Next, we put together a confusion matrix to determine how well our classifier predicts the target.

# Confusion matrix
train_target_pred = cross_val_predict(sgd_clf, train_features_scaled, train_target, cv = 10)
conf_matrix = confusion_matrix(train_target, train_target_pred)

This gives the following table:

Predicted – NegativePredicted – Positive
Actual – Positive56 155147
Actual – Negative15 564138
Confusion Matrix

That doesn’t look so good – over 15k cases were predicted to be negative but were actually positive!

Let’s have a look at the precision and recall, calculated from this confusion matrix

# Precision & Recall
print("Precision: ", round(precision_score(train_target, train_target_pred)*100,2))
print("Recall: ", round(recall_score(train_target, train_target_pred)*100,2))

Precision: 48.42

Recall: 0.88

Now we’re getting a clearer picture of the performance of the model. The precision score tells us that for all the accidents that the model predicts to be severe, it is correct 48% of the time. The recall score tells us that for all accidents that are actually severe, the model predicts this correctly 0.88% of the time.

Let’s look at the precision and recall metrics in the form of 2 plots.

The first is the precision and recall trade-off versus various threshold scores.

# Visualise the precision/recall tradeoff

# Use the cross_val_predict() function to get the scores of all instances in the training set
# Return decision scores not predictions
train_target_decision_scores = cross_val_predict(sgd_clf, train_features_scaled, train_target, cv = 10, method = "decision_function")

# Compute the precision and recall for all possible thresholds
precisions, recalls, thresholds = precision_recall_curve(train_target, train_target_decision_scores)

# Plot precision and recall as functions of the threshold value
plt.figure(figsize=(8, 6))
plt.plot(thresholds, precisions[:-1], "b--", label = "Precision")
plt.plot(thresholds, recalls[:-1], "g--", label = "Recall")

plt.legend(loc = "upper right")
plt.xlabel("Thresholds", fontsize=16)
plt.ylabel("Precision / Recall", fontsize=16)
plt.title("Precision / Recall Tradeoff", fontsize=16)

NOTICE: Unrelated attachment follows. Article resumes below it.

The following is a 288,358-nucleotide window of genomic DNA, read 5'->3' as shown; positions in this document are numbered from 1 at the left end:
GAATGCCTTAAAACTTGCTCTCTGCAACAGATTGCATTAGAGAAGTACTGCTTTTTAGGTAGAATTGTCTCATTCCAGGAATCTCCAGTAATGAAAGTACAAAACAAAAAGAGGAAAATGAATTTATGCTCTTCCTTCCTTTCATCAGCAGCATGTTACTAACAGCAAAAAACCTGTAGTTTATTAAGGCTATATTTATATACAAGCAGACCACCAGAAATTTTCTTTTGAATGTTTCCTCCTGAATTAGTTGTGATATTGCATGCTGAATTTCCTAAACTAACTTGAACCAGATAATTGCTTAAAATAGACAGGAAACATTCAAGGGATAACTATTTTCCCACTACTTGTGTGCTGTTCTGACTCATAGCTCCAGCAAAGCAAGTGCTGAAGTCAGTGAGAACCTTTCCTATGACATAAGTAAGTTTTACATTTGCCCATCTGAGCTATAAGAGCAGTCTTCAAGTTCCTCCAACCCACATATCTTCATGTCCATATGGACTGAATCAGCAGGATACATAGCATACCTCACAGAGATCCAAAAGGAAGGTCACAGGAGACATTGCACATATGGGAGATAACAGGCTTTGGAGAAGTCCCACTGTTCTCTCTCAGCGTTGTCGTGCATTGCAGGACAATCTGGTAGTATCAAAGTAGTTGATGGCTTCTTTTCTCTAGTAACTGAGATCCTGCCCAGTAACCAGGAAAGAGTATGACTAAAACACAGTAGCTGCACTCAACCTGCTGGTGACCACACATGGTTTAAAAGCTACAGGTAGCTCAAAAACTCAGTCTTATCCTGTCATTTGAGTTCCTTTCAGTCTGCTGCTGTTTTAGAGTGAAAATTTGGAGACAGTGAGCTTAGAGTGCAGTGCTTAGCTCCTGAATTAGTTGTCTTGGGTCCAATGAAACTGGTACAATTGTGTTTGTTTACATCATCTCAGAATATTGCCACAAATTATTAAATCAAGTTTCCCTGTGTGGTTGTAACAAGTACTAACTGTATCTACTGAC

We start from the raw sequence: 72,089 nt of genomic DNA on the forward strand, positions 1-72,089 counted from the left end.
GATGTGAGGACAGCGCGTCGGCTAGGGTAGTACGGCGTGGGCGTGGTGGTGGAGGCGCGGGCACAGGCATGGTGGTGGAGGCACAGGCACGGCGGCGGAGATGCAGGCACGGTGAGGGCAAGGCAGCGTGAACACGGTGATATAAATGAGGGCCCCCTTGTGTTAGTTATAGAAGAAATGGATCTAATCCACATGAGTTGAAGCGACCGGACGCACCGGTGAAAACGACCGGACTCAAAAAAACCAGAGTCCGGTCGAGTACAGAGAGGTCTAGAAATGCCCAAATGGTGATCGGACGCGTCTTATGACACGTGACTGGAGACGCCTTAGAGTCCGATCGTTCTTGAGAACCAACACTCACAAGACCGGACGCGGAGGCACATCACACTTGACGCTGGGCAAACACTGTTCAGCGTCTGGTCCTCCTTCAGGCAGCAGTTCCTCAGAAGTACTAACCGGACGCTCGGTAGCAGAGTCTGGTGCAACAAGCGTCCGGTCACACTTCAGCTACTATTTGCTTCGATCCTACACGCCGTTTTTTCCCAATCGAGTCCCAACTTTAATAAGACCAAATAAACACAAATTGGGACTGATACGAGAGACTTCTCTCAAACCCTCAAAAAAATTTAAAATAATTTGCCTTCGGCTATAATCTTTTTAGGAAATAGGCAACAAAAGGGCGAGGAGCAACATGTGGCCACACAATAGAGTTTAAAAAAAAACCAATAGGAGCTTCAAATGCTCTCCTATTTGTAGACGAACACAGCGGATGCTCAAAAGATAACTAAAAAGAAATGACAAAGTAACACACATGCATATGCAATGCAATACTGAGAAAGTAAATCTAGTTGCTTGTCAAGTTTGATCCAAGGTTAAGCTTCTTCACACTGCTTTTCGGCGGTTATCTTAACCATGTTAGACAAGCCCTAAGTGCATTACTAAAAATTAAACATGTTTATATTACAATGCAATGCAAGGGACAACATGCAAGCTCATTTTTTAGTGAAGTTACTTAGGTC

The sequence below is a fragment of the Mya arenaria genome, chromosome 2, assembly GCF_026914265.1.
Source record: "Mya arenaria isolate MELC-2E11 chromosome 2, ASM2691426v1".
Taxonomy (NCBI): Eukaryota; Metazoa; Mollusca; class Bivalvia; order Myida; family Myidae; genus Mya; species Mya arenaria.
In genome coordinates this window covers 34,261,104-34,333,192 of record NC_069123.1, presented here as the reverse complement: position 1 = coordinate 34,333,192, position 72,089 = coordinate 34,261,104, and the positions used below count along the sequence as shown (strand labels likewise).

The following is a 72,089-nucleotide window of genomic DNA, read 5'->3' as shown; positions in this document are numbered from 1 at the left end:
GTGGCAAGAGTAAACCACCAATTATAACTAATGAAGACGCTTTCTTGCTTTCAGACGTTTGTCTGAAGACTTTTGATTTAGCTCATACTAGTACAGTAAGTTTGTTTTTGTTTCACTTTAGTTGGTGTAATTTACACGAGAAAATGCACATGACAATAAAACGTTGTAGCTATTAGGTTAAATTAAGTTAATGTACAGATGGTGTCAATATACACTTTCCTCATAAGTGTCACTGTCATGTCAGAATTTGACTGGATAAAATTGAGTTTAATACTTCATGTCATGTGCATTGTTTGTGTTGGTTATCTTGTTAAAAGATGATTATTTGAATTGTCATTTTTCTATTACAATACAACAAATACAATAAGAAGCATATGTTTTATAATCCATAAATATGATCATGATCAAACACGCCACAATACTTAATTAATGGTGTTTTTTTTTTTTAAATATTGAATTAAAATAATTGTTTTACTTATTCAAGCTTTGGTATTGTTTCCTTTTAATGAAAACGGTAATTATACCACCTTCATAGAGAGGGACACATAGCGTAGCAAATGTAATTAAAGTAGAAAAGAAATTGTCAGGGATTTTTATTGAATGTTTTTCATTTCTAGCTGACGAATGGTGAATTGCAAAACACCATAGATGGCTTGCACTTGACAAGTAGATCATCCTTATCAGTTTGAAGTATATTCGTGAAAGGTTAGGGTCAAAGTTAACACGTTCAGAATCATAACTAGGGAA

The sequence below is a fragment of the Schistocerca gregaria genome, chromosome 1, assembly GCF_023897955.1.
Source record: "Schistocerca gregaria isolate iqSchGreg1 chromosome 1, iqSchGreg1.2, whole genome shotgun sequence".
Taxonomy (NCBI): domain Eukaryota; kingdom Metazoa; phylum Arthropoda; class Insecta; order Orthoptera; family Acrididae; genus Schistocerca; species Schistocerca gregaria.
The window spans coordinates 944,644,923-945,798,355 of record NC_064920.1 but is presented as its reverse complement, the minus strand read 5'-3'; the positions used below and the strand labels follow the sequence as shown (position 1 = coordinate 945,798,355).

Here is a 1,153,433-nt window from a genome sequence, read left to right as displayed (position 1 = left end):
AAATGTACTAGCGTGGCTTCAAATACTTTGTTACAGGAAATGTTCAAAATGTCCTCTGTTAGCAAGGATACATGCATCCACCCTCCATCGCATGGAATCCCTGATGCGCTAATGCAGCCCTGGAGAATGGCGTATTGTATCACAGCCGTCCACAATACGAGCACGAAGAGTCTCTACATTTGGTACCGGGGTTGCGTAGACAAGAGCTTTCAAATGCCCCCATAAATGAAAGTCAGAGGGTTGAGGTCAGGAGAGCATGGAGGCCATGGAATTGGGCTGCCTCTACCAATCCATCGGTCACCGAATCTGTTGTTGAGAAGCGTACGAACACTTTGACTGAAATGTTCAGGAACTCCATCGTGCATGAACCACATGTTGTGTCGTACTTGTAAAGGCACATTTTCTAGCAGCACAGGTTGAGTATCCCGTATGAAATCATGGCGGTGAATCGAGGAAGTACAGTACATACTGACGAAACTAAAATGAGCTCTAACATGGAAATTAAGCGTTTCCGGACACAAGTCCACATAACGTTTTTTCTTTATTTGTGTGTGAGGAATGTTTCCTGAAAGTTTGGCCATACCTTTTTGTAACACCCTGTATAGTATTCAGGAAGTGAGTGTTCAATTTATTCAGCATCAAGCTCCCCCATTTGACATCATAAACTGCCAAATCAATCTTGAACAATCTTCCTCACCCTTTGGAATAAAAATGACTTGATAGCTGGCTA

Ideally, in this plot we want to select a reasonably high precision value for which recall is also reasonably high. However, this plot does not paint a nice picture for the performance of this model. If we select a precision over 50%, the recall is basically 0. Having a low recall means that the classifier will fail to recognise positive cases a lot of the time.

The value of precision and recall that you are happy with depends entirely on the problem at hand. There is no golden rule to follow here. Although, I do believe almost 0 recall is not good in any scenario.

The second plot directly compares precision against recall

# Plot precision against recall

plt.figure(figsize=(8, 6))
plt.plot(recalls, precisions, "b-", linewidth=2)
plt.axis([0, 1, 0, 1])

plt.xlabel("Recall", fontsize=16)
plt.ylabel("Precision", fontsize=16)
plt.title("Precision vs Recall", fontsize=16)

This plot leads to the same conclusion as the previous plot but does so from a different perspective.

Next up is the ROC curve and the associated AUC score.

# The ROC Curve
# Calculate the metrics
fpr, tpr, thresholds = roc_curve(train_target, train_target_decision_scores)

# Plot FPR against TPR
plt.figure(figsize=(8, 6))
plt.plot(fpr, tpr, linewidth = 2)
plt.plot([0,1], [0,1], "k--") # 45 degree line

plt.xlabel('FPR (1 - Specificity)', fontsize=16)
plt.ylabel('TPR (Sensitivity, Recall)', fontsize=16)
plt.title('ROC Curve', fontsize=16)

In the ROC curve, we would ideally like the curve to angle itself toward the top left corner as much as possible. The 45-degree dotted line represents a purely random classifier, much like flipping a fair coin. In this plot, however, the curve is quite flat, indicating a poor model.

The AUC score can be calculated from the ROC curve. It simply summarises the curve in a single metric. A score of 1 indicates a perfect fit, while a score of 50 indicates a purely random model.

# AUC Score
print("AUC Score: ", round(roc_auc_score(train_target, train_target_decision_scores)*100, 2))

AUC Score: 60.66

Although the score gives us a quick summary of the performance of the model, it does not tell us much about where the model is going wrong. It will also tend to give a better picture of performance when the positive class is rare (as in the case of our accident severity target variable). The precision and recall scores along with their plots gives more information on the performance of the model.

I hope you found this project helpful in your own machine learning endeavours. As always, I am open to feedback and suggestions. Leave a comment below with your thoughts.